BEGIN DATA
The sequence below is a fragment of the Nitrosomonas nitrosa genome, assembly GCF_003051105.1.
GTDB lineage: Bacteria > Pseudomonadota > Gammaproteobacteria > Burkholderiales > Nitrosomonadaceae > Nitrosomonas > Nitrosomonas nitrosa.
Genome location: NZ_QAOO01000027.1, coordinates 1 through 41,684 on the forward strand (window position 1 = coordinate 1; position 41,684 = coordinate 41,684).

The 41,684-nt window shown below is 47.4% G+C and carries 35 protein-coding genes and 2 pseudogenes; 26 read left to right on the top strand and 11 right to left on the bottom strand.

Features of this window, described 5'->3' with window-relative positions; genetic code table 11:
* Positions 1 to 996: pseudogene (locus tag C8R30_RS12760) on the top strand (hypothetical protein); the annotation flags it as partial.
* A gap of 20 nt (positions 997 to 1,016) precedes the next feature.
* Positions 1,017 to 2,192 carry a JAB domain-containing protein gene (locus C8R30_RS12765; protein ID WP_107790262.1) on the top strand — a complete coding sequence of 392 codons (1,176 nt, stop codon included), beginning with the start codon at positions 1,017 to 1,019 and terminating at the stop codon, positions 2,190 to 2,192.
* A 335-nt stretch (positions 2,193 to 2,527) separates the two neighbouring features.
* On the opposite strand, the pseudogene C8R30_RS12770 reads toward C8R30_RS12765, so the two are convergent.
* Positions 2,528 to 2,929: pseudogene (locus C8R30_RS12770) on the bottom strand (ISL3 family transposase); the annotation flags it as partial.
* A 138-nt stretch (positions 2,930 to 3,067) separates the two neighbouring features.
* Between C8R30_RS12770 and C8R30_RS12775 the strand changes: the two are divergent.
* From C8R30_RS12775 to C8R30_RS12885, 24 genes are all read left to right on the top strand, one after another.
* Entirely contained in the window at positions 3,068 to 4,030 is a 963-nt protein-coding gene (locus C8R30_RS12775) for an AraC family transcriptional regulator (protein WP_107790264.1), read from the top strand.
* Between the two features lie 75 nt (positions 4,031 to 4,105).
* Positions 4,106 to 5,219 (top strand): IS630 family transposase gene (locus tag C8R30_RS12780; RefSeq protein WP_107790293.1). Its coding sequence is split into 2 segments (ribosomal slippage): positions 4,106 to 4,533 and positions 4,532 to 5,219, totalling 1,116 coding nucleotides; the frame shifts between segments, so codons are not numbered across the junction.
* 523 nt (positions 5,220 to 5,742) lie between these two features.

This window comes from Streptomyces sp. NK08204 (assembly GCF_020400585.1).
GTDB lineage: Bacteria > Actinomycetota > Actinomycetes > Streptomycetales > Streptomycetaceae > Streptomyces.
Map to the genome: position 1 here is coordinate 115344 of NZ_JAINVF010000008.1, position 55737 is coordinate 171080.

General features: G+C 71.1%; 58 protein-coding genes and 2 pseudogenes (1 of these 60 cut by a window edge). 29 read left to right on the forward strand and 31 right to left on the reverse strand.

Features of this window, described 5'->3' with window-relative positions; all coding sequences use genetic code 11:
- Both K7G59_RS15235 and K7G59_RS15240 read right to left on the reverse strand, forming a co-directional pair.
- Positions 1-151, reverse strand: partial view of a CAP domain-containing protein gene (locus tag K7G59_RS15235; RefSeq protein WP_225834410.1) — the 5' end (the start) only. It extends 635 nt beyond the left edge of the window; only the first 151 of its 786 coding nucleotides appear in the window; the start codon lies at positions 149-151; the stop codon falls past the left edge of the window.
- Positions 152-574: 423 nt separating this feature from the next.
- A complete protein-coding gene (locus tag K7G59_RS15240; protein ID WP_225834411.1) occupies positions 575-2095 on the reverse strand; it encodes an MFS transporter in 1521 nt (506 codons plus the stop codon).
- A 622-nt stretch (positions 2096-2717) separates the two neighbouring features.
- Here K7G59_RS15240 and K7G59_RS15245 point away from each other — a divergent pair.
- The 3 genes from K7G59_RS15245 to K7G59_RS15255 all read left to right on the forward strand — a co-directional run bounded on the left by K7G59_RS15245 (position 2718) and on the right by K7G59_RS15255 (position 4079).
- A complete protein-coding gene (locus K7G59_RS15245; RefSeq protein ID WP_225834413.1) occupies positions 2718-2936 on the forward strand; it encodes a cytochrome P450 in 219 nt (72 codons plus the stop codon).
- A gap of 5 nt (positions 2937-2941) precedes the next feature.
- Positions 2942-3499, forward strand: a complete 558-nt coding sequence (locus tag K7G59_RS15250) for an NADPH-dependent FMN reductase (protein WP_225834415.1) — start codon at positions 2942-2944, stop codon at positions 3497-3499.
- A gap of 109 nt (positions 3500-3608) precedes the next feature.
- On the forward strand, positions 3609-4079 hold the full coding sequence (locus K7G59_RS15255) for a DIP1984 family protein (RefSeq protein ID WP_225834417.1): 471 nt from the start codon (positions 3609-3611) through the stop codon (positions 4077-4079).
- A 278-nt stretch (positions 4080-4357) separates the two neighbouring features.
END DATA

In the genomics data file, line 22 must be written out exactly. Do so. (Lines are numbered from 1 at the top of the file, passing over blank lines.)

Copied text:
General features: G+C 71.1%; 58 protein-coding genes and 2 pseudogenes (1 of these 60 cut by a window edge). 29 read left to right on the forward strand and 31 right to left on the reverse strand.